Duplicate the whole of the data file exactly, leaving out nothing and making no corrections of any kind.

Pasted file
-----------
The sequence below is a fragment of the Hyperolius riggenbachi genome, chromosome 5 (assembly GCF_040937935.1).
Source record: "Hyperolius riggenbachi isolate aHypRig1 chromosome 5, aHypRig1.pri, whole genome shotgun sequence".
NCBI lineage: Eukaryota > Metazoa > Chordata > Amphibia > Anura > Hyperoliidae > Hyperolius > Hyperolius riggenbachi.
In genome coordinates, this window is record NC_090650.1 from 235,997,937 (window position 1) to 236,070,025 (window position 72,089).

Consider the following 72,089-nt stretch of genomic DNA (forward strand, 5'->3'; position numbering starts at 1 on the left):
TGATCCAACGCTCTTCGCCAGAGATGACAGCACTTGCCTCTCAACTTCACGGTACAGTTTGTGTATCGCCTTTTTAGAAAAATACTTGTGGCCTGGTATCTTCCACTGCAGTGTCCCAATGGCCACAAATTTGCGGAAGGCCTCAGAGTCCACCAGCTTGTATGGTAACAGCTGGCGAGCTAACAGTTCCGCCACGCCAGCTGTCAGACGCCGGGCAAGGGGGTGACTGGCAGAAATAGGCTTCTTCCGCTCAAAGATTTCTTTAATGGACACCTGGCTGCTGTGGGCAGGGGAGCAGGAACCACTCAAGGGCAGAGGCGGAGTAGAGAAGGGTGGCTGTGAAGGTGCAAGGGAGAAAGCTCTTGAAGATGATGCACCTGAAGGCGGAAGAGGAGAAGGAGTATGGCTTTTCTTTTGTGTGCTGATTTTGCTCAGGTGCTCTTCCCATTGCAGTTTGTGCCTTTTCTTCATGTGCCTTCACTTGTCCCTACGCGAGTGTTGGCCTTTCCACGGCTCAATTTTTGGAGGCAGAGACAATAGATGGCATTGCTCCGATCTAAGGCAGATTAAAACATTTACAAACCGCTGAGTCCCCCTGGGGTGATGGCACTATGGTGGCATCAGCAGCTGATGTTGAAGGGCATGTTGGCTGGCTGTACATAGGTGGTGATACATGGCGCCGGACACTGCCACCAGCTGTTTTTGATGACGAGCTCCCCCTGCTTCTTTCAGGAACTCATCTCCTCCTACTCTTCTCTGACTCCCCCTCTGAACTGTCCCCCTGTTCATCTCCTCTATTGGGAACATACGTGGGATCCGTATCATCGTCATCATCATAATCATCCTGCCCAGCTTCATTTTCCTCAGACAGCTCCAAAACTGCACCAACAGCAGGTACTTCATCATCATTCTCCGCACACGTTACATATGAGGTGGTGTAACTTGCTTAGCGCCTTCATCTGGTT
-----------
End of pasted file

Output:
The sequence below is a fragment of the Hyperolius riggenbachi genome, chromosome 5 (assembly GCF_040937935.1).
Source record: "Hyperolius riggenbachi isolate aHypRig1 chromosome 5, aHypRig1.pri, whole genome shotgun sequence".
NCBI lineage: Eukaryota > Metazoa > Chordata > Amphibia > Anura > Hyperoliidae > Hyperolius > Hyperolius riggenbachi.
In genome coordinates, this window is record NC_090650.1 from 235,997,937 (window position 1) to 236,070,025 (window position 72,089).

Consider the following 72,089-nt stretch of genomic DNA (forward strand, 5'->3'; position numbering starts at 1 on the left):
TGATCCAACGCTCTTCGCCAGAGATGACAGCACTTGCCTCTCAACTTCACGGTACAGTTTGTGTATCGCCTTTTTAGAAAAATACTTGTGGCCTGGTATCTTCCACTGCAGTGTCCCAATGGCCACAAATTTGCGGAAGGCCTCAGAGTCCACCAGCTTGTATGGTAACAGCTGGCGAGCTAACAGTTCCGCCACGCCAGCTGTCAGACGCCGGGCAAGGGGGTGACTGGCAGAAATAGGCTTCTTCCGCTCAAAGATTTCTTTAATGGACACCTGGCTGCTGTGGGCAGGGGAGCAGGAACCACTCAAGGGCAGAGGCGGAGTAGAGAAGGGTGGCTGTGAAGGTGCAAGGGAGAAAGCTCTTGAAGATGATGCACCTGAAGGCGGAAGAGGAGAAGGAGTATGGCTTTTCTTTTGTGTGCTGATTTTGCTCAGGTGCTCTTCCCATTGCAGTTTGTGCCTTTTCTTCATGTGCCTTCACTTGTCCCTACGCGAGTGTTGGCCTTTCCACGGCTCAATTTTTGGAGGCAGAGACAATAGATGGCATTGCTCCGATCTAAGGCAGATTAAAACATTTACAAACCGCTGAGTCCCCCTGGGGTGATGGCACTATGGTGGCATCAGCAGCTGATGTTGAAGGGCATGTTGGCTGGCTGTACATAGGTGGTGATACATGGCGCCGGACACTGCCACCAGCTGTTTTTGATGACGAGCTCCCCCTGCTTCTTTCAGGAACTCATCTCCTCCTACTCTTCTCTGACTCCCCCTCTGAACTGTCCCCCTGTTCATCTCCTCTATTGGGAACATACGTGGGATCCGTATCATCGTCATCATCATAATCATCCTGCCCAGCTTCATTTTCCTCAGACAGCTCCAAAACTGCACCAACAGCAGGTACTTCATCATCATTCTCCGCACACGTTACATATGAGGTGGTGTAACTTGCTTAGCGCCTTCATCTGGTT